In just two hours, one of these men will be the new world champion.
The Italian Grand Prix at Monza is the final race of the film.
Our four drivers, Aron, Sarti, Stoddard, and Barlini, are all seperated by just a couple of points. So whichever of them wins the race, will also be crowned the F1 World Champion
With the Italian Grand Prix at the Monza Autodrome they're using a combination of the banked oval high-speed track and the road circuit.
The whole thing comes to six and a quarter miles just over half of this length being the road circuit with its fast corners and long straights.
By itself, it's one of the fastest circuits in the world.
And combined with the oval track, it should give some phenomenal speeds.
The Autodromo Nazionale Monza is located near the city of Monza, north of Milan, in Italy. Built in 1922, it is the world's third purpose built motor racing circuit after those of Brooklands and Indianapolis. The circuit's biggest event is the Formula One Italian Grand Prix, and with the exception of 1980, the race has been hosted there since the very start of F1.
Autodromo Nazionale Monza
Size 4.35 x 2.41m, 14.28 x 7.92ft
Length: 6.213 miles, 10.00 km
Built in a woodland setting in the Royal Villa of Monza park, the site has three tracks – the 5.793 kilometre (3.600 mi) Grand Prix track, the 2.405 kilometre (1.494 mi) Junior track, and a 4.250 kilometre (2.641 mi) high speed oval track with steep bankings which, has been unused for many decades and is now decaying.
In the film, the Italian Grand Prix actually uses the combined oval and road course, which wasn't used during the actual race that year, and hadn't actually been used since 1961.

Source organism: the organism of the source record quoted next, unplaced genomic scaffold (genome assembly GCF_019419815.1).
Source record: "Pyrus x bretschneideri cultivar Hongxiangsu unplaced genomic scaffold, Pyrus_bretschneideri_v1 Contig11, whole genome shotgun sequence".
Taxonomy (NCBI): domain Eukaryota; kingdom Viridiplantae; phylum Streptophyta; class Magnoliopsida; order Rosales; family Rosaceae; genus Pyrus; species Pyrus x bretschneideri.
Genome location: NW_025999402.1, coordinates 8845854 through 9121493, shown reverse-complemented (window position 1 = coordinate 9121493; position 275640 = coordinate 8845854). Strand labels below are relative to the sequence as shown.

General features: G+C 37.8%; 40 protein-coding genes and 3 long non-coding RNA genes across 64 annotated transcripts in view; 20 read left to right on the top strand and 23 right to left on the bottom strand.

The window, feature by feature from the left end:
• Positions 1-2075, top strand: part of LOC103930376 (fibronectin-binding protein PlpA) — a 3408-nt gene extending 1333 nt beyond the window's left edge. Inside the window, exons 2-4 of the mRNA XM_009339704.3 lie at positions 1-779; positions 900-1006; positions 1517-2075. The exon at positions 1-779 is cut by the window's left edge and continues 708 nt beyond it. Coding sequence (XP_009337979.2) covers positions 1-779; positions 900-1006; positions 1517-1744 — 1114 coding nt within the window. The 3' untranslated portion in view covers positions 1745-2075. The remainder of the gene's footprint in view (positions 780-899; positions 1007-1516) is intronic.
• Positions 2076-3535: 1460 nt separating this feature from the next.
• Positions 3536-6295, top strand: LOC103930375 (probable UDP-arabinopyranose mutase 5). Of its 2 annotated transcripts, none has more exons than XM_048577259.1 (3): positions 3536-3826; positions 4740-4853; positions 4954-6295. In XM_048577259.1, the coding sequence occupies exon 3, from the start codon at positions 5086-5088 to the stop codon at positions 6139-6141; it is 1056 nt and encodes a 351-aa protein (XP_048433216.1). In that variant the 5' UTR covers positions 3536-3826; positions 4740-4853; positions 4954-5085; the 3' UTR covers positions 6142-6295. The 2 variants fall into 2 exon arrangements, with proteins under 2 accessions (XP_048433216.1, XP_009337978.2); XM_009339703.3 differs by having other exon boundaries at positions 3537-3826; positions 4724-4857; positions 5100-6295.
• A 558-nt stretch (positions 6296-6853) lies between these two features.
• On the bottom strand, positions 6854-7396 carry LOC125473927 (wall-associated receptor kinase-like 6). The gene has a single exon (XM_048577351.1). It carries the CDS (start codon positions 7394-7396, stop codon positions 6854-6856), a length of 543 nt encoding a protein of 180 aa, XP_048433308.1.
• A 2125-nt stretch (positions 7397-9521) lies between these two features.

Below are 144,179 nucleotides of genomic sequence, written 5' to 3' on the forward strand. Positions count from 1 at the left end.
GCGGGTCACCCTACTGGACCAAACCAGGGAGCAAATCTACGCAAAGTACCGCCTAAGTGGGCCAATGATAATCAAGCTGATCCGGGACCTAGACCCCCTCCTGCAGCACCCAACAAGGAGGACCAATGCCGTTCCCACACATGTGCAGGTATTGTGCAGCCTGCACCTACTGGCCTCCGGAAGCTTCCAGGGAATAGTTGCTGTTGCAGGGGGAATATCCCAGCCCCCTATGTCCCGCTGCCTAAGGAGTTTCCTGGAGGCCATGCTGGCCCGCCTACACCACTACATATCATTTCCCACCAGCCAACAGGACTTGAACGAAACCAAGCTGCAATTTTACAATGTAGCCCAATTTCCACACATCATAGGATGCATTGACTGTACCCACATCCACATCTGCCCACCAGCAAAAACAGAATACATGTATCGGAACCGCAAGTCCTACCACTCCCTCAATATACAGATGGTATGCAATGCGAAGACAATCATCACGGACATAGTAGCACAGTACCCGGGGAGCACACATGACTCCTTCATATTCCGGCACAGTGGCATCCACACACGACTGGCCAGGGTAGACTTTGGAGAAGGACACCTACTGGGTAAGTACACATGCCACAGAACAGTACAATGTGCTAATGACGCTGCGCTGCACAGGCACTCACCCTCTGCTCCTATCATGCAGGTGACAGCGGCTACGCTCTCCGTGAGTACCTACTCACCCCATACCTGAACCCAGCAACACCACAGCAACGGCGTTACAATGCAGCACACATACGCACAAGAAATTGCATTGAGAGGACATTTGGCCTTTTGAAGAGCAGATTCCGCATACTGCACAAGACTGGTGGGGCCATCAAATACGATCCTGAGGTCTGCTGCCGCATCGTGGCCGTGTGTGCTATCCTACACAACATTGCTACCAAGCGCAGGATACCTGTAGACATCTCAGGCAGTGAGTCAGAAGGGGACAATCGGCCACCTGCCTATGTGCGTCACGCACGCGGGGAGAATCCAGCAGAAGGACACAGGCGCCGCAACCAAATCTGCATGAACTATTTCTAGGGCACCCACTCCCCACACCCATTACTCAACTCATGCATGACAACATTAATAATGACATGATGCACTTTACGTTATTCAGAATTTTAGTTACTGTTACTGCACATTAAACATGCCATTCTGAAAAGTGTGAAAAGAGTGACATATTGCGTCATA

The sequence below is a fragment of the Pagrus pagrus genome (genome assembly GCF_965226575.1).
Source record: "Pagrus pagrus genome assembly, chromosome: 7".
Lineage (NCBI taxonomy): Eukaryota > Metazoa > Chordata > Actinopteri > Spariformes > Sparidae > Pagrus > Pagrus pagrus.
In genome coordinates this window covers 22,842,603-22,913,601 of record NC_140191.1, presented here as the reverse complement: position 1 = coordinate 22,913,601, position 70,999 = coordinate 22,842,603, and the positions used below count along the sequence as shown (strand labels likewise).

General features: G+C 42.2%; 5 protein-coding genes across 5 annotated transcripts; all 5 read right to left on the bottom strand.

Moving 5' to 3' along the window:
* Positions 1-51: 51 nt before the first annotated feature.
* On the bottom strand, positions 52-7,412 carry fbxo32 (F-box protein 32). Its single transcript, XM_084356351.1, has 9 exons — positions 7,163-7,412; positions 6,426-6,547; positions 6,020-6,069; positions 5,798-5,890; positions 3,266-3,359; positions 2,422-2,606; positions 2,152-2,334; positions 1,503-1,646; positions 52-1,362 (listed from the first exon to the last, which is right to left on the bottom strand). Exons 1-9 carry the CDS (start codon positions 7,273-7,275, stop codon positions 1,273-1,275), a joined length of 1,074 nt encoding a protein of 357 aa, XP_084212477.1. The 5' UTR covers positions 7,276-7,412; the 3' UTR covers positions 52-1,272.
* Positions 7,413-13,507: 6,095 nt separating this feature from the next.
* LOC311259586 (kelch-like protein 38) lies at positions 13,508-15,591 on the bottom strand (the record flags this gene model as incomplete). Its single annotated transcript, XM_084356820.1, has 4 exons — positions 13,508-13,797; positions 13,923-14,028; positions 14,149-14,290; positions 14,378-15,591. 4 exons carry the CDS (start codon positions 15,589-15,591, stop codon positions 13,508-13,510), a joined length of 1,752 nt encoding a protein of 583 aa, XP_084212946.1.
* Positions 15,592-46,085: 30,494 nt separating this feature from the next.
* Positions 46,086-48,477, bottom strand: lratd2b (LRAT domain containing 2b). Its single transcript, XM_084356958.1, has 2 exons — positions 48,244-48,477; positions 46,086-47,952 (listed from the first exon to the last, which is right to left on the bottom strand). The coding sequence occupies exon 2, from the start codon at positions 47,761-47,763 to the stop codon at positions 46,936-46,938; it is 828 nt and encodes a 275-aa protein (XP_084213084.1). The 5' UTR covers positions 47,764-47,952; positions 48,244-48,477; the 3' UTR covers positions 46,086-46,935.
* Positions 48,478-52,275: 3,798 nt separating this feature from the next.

Some critics have mentioned this as an inaccuracy in the film, but that seems like a fundamental misunderstanding. Grand Prix was never intended to be a documentary, it is unashamedly a drama.
There's Barlini on his 17th lap. His Ferrari is just a bit too fast, even for Pete Aron's Yamura and Scott Stoddard's BRM.
They're in second and third places.
There's a splendid scrap for fourth place, with Tim Randolph in the second Yamura just ahead of Dan Gurney in the Eagle, and Bob Turner in the other BRM.
As they sweep around the banking Sarti's going to catch up with the three cars fighting for fourth place.
We've just heard there's been an accident. It's Sarti. Sarti's Ferrari has gone clean over the north banking and landed at the side of the track below.
Pete Aron is greeted as the winner of the Italian Grand Prix and this gives him the World Drivers' Championship. A great triumph for this determined American driver and Izo Yamura of Japan, whose cars have challenged and conquered the might of Formula 1 teams, in spite of all the years of experience and development behind them.
But it's a sad end to this dramatic season of battles for the championship.
The tragic, fatal accident to the great Jean-Pierre Sarti has cast a shadow over the race. And everyone who knew him or saw him drive will find it hard to accept that his great skill and tremendous personality is lost to us.
I'm sure the last thing either Pete Aron or Izo Yamura would have wished is for it to end this way.
Pete, do you ever get tired of the driving?
Lately, I sometimes get very tired. You know what I mean?
Results & Standings
|2nd||Scott Stoddard||Jordan BRM||6|
|2nd||Scott Stoddard||Jordan BRM||33|